Moving to the U.S was my first exposure to the sometimes Kafkaesque world of room-mates. Having neither the shekels nor the spunk to live by myself there, I learned to come to terms with their varied eccentricities. It was a valuable lesson in compromise, though random flashbacks of the filthy bathroom and kitchen make me break out into cold sweats occasionally. When I moved back to Bombay, once again money talked. And what it said wasn't pleasant to hear. However, I lucked out by finding a room-mate who happened to be a childhood buddy. It wasn't ideal but it worked smoothly until he left. After which things took such a nasty turn (you can read up on Norman Bates in my posts from 3 years ago) that I finally was pushed into finding my own place. 

While I enjoyed the relief and freedom of living alone, I could feel Bombay's eyebrow raised in disapproval. Until I landed up at a colleague's place in Andheri last night after the office end-of-year party. Or, to use its real moniker, the free booze and bitching session. Due to some complicated logistics of travel, returning home wasn't feasible. So, 3 of us landed up at my colleague's 1BHK.

The instant I entered the house, an extremely familiar feeling of horror began to crawl up my spine. Now, before I go any further let me just clarify that my colleague is the nicest guy in the world. A happy-go-lucky chap without a bad bone in his body. But his house was/is an abomination. It is the quintessential bachelor pad. Mysterious cartons and boxes all over the place; a sofa that hosted roaches, bedbugs and other assorted entomological nightmares; a clothes stand groaning under the weight of damp clothes; dodgy stains and cup rings on every conceivable surface; a persistent smell of old tobacco; doors that did not shut properly, a toilet from hell; and of course, some random blokes who also happened to land up there for the night, courtesy his other room mate.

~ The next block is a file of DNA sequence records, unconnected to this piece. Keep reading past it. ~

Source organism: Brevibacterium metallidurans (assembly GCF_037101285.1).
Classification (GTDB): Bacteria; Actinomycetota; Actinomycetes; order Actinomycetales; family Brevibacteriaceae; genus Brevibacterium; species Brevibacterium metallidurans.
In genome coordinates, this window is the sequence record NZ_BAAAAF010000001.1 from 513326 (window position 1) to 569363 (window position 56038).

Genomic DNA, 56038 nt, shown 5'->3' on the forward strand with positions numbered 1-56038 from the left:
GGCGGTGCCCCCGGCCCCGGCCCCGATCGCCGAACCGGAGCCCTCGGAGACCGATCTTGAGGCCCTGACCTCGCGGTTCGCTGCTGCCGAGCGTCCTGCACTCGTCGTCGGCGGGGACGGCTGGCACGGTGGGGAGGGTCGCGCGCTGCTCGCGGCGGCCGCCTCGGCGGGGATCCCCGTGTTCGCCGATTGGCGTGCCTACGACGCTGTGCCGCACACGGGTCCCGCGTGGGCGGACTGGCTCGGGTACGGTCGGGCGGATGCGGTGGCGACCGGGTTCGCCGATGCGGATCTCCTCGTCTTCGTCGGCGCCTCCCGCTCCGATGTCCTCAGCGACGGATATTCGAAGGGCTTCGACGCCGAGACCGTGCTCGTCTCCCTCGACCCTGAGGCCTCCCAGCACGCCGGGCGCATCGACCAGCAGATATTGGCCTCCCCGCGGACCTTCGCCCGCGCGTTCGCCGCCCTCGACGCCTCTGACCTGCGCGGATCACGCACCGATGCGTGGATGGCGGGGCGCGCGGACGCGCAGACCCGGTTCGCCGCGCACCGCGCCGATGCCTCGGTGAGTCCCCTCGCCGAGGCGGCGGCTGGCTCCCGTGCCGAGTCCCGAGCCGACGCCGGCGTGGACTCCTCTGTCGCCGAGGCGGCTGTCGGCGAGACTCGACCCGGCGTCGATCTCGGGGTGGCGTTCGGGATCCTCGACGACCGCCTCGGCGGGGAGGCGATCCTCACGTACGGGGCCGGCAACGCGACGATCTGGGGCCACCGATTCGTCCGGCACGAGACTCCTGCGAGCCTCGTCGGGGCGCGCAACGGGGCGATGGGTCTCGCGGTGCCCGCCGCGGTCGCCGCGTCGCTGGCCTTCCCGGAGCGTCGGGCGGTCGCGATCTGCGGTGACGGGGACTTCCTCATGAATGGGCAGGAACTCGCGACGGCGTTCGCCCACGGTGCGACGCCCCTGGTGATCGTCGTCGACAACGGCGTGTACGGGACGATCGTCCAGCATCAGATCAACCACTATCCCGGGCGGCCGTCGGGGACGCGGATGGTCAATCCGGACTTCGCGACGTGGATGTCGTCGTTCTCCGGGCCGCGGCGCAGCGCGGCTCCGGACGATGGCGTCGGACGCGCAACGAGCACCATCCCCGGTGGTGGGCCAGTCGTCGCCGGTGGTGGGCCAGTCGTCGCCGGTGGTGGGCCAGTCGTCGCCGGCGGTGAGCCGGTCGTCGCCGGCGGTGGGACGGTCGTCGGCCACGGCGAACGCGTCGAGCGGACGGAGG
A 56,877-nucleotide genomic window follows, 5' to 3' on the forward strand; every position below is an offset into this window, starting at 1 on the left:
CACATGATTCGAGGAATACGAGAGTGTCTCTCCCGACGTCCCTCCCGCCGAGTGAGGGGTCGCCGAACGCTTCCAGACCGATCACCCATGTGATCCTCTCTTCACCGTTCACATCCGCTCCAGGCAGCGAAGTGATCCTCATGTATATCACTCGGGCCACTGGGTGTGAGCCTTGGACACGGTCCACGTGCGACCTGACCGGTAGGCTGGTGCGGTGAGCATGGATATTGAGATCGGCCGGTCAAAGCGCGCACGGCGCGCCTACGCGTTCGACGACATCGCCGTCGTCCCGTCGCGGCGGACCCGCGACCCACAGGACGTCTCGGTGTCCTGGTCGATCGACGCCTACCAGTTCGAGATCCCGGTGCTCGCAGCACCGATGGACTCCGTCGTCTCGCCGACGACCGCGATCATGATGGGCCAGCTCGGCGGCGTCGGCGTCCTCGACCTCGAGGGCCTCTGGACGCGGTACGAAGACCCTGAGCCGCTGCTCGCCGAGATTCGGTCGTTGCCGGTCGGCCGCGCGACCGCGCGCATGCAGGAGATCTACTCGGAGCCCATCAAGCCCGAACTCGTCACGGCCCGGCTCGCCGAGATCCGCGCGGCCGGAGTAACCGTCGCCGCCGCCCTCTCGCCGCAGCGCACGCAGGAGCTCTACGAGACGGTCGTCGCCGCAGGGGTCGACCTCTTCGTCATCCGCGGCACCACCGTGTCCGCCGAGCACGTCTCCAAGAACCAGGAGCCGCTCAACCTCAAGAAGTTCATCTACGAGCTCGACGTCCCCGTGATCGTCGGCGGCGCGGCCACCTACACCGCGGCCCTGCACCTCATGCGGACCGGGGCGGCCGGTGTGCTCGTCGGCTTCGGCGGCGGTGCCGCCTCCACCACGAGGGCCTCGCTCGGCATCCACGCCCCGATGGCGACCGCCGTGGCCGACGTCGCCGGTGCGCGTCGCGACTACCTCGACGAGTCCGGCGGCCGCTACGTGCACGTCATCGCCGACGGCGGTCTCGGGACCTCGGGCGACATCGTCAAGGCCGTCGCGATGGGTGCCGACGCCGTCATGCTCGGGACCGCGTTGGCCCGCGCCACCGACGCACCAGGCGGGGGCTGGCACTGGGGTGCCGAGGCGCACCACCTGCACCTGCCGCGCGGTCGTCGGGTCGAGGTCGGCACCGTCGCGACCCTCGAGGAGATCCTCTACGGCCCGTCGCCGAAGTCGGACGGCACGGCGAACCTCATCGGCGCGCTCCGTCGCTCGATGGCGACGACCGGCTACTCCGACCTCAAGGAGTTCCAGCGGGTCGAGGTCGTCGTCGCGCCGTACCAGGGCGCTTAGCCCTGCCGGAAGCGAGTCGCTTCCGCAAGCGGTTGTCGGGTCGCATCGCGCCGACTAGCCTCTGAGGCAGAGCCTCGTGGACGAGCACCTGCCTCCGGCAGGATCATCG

As an assorted menagerie of semi-clothed, wheezing guys kept walking out of the inner room, I seriously considered whether my colleague's room mate was Dr. Who, and his room the TARDIS. I just didn't see how they could all fit in there. Perhaps one or more slept in advanced Yoga poses. Anyway, the living room was already occupied by a heaving mass of flesh whose stentorian snores would have put the wildest of boars to shame. Having no other recourse, the rest of us crunched indignant limbs into positions that certainly weren't in the Kama Sutra and tried to snooze. Unfortunately, as the background score was Krakatoa in human form, I did not sleep a wink.

At 5 am, someone walked into the room, put on all the lights, proceeded to rummage through the clothes stand and the shelves, rooting for his stuff with all the finesse of a pig looking for truffles. After that, I curled up in a ball and waited for divine mercy, who arrived when Krakatoa rose (erupted, more like), put on the kettle for tea, roused my colleague and within 45 minutes, had us driving off to Pune in his car.

Much as I hated it, I will be eternally grateful for those few hours spent at my colleague's place. Because, I now know that it was a fantastic decision to live by myself. The next time I see the lip curl, I can confidently cock a snook at the morons and ignore their judgments. 

Someone once said that no man is an island. Well, he never said anything about choosing to live alone on one. Which is what I shall do with head held high, happy in the knowledge that for me, room mates are overrated.